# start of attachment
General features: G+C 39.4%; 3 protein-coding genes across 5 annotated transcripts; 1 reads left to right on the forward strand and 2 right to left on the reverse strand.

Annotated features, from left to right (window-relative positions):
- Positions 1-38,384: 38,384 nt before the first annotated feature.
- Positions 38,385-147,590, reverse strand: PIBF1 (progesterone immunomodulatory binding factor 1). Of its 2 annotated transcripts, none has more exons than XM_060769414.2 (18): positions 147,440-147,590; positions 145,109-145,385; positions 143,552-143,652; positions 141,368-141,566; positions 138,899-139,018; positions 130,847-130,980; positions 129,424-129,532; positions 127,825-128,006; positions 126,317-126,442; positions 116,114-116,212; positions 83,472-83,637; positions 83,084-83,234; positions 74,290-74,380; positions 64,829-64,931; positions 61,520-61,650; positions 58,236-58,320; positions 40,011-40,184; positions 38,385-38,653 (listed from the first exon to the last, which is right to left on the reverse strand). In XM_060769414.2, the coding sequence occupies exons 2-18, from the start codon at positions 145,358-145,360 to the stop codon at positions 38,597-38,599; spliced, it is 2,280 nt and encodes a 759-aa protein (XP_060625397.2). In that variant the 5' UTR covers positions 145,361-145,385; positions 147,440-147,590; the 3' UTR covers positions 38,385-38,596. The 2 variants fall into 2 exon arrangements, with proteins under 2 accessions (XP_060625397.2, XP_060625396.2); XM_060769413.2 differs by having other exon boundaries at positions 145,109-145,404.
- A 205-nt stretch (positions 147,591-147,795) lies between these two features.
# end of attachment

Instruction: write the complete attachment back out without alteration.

General features: G+C 39.4%; 3 protein-coding genes across 5 annotated transcripts; 1 reads left to right on the forward strand and 2 right to left on the reverse strand.

Annotated features, from left to right (window-relative positions):
- Positions 1-38,384: 38,384 nt before the first annotated feature.
- Positions 38,385-147,590, reverse strand: PIBF1 (progesterone immunomodulatory binding factor 1). Of its 2 annotated transcripts, none has more exons than XM_060769414.2 (18): positions 147,440-147,590; positions 145,109-145,385; positions 143,552-143,652; positions 141,368-141,566; positions 138,899-139,018; positions 130,847-130,980; positions 129,424-129,532; positions 127,825-128,006; positions 126,317-126,442; positions 116,114-116,212; positions 83,472-83,637; positions 83,084-83,234; positions 74,290-74,380; positions 64,829-64,931; positions 61,520-61,650; positions 58,236-58,320; positions 40,011-40,184; positions 38,385-38,653 (listed from the first exon to the last, which is right to left on the reverse strand). In XM_060769414.2, the coding sequence occupies exons 2-18, from the start codon at positions 145,358-145,360 to the stop codon at positions 38,597-38,599; spliced, it is 2,280 nt and encodes a 759-aa protein (XP_060625397.2). In that variant the 5' UTR covers positions 145,361-145,385; positions 147,440-147,590; the 3' UTR covers positions 38,385-38,596. The 2 variants fall into 2 exon arrangements, with proteins under 2 accessions (XP_060625397.2, XP_060625396.2); XM_060769413.2 differs by having other exon boundaries at positions 145,109-145,404.
- A 205-nt stretch (positions 147,591-147,795) lies between these two features.